Why I Follow Suze Orman’s Financial Advice (…But Not Everyone Does!)

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friends-are-more-important-than-money-by-DC9T.jpg Suze Orman is the author of several New York Times Bestsellers, including:

As a columnist, motivational speaker, and popular talk show guest of the likes of Oprah and the Today Show, Suze Orman is a force of celebrity proportions.


Suze Orman’s Financial Advice

Suze’s motto is simple: “people first, then money, then things.”  This is the advice she gives when counseling people on what should be most important in their lives.

What she means when she says this is that people should focus on having meaningful relationships before money.  Still, money is the key to take care of your needs, so you need to next make enough money to buy the things you need.


I Follow Suze Orman’s Advice

We all know that Suze Orman is knowledgeable about what she speaks.

I strictly followed her advice in the late 1990’s on getting out of debt, and I can tell you that her method of paying off your smallest bill, and then rolling those payments into your next smallest bill, and so on is the most efficient way to become debt free.

A prolonged period of  spousal job loss has me following those same rules again.  I have great confidence in Suze Orman’s system.

However, sometimes her medicine can be difficult to swallow.

  • She tells people to sell their belongings.
  • She tells them to leave their homes and to move into one bedroom apartment with their children.
  • She advises against using credit.
  • She tells people to default on their credit cards if they have to choose between food, shelter, and credit.


Not Everyone Agrees With Suze Orman’s Advice

Suze Orman has many fans.  She also has a few enemies who feel her advice is limiting at best.

Some feel that Suze Orman may be out of touch, stressing that just because her investment plan works for her, it may not work for her followers.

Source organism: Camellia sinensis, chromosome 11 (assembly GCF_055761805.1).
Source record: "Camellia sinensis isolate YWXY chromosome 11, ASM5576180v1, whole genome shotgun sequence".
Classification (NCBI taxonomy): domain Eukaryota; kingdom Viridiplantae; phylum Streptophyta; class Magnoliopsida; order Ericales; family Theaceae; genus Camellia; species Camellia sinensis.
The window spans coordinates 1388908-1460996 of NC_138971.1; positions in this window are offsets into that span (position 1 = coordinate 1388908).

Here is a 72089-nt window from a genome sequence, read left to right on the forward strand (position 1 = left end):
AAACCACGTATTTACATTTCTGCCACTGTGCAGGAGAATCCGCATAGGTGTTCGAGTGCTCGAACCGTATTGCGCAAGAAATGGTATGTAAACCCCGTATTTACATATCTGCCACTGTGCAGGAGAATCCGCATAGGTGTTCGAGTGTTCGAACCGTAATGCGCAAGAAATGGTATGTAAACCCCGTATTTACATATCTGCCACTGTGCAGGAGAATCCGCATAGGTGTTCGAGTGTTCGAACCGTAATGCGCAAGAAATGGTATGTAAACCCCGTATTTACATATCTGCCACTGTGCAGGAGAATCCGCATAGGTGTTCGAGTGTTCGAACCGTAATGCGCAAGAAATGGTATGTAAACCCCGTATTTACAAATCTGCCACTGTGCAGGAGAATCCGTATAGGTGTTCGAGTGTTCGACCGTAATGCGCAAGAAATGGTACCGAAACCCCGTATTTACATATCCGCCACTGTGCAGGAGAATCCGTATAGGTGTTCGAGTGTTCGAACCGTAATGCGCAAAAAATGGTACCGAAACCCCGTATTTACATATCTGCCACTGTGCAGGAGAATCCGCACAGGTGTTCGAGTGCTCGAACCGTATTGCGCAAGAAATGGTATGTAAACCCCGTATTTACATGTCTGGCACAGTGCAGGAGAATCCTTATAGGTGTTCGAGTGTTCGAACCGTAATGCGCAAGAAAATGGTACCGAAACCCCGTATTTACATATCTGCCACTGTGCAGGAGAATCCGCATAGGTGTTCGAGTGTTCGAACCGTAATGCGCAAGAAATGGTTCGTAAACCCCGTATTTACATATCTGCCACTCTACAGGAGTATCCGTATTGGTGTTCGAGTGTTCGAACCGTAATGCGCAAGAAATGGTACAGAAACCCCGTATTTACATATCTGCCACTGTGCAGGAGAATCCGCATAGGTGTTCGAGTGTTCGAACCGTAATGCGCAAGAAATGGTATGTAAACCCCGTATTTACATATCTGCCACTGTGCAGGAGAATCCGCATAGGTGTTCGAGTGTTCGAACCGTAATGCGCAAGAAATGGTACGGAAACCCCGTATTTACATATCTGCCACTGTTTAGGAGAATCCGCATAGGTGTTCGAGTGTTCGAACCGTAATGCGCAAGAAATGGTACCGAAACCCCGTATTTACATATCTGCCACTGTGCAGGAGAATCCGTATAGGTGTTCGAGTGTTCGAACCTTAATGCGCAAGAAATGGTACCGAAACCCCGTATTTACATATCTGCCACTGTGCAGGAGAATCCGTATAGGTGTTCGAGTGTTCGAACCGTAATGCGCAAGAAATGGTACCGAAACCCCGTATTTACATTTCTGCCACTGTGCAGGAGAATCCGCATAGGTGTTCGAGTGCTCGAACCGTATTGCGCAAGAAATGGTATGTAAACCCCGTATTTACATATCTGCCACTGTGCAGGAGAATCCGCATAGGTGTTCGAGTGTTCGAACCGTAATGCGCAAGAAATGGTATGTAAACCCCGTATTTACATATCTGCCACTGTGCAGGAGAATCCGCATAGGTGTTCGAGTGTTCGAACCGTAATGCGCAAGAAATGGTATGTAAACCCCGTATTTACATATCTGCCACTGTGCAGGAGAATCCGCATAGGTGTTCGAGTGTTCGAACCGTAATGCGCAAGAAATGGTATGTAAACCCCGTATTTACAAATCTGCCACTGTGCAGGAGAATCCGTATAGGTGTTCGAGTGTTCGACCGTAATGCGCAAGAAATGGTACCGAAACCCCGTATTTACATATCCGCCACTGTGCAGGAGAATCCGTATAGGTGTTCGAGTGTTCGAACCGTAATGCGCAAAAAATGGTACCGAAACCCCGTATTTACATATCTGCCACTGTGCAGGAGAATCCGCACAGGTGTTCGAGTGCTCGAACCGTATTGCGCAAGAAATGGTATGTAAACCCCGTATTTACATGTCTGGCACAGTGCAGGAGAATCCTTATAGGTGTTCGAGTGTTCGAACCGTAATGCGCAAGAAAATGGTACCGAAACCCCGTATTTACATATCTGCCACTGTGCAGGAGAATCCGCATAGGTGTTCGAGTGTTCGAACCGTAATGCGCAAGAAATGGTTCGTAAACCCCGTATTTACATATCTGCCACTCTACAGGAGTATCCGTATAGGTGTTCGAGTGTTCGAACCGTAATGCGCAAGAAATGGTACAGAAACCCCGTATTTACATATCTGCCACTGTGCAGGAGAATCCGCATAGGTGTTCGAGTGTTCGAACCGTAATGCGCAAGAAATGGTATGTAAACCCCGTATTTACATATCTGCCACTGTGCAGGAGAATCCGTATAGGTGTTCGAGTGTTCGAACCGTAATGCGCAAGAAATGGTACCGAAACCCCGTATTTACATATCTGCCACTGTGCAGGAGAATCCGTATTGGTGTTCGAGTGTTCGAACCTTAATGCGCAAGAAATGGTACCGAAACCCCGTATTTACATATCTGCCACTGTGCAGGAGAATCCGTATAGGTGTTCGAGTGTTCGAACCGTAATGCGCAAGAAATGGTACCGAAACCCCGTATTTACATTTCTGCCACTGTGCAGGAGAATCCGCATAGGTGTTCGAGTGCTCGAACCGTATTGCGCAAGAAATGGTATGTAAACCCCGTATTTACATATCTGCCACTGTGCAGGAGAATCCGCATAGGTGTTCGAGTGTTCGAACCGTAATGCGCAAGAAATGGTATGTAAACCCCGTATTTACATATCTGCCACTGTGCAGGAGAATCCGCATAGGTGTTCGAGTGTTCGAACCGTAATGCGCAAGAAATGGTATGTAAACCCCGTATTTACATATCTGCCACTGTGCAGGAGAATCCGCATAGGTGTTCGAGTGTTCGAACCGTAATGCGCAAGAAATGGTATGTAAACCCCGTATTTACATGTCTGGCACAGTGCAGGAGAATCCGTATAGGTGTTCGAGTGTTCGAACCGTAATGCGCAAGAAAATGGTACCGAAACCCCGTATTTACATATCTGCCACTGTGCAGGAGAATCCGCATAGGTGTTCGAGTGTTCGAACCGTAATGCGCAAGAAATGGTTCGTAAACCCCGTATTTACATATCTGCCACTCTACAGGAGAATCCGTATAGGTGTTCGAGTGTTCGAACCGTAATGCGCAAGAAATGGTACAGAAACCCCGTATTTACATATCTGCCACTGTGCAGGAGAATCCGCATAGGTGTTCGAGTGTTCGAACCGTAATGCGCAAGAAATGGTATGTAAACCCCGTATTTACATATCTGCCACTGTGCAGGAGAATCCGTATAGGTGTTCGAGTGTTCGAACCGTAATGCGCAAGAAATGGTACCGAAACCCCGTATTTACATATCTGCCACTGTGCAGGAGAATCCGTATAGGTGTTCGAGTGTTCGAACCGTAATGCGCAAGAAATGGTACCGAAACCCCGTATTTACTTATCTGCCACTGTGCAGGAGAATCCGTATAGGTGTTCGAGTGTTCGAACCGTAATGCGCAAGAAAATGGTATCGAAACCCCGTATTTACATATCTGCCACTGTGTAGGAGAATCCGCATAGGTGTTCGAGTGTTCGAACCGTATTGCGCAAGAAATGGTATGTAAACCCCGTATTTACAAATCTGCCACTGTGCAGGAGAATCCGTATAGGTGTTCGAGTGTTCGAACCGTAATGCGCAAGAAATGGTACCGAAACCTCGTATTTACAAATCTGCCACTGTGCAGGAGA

Orman’s help only goes so far, and she has always been iffy when it comes to investment advice, advocating a “sell after small declines” strategy that is coupled with a “buy things that have been on the rise” concept, leaving investors in a position to sell low and buy high. Her push for paying off mortgages to the exclusion of everything but retirement-plan savings matched by employers could leave consumers with too big a chunk of their net worth tied up in real estate.  And her suggestions of how to divide your money between asset classes tend to be so conservative that financial planners worry that consumers would fall short of reaching their goals. — Chuck Jaffe, MarketWatch

In short, Chuck Jaffe says she invests “like a grandmother.”


Suze Orman’s Goals & Intentions

Whether people agree with Suze Orman’s advice or doubt that she practices what she preaches, she has made great strides in improving the self esteem of women who had no money knowledge and encouraging them to take ownership of their finances.

While it is Suze’s intention to teach people how to handle their money, it is her heart to teach them how to handle themselves.

In her book 8 Qualities of a Wealthy Woman, she emphasizes harmony, balance, courage, generosity, happiness, cleanliness, beauty, and wisdom.  It is clear that while finances are the goal, a full life and happiness are the path.

Stay tuned for future reviews of Suze Orman’s individual books and products.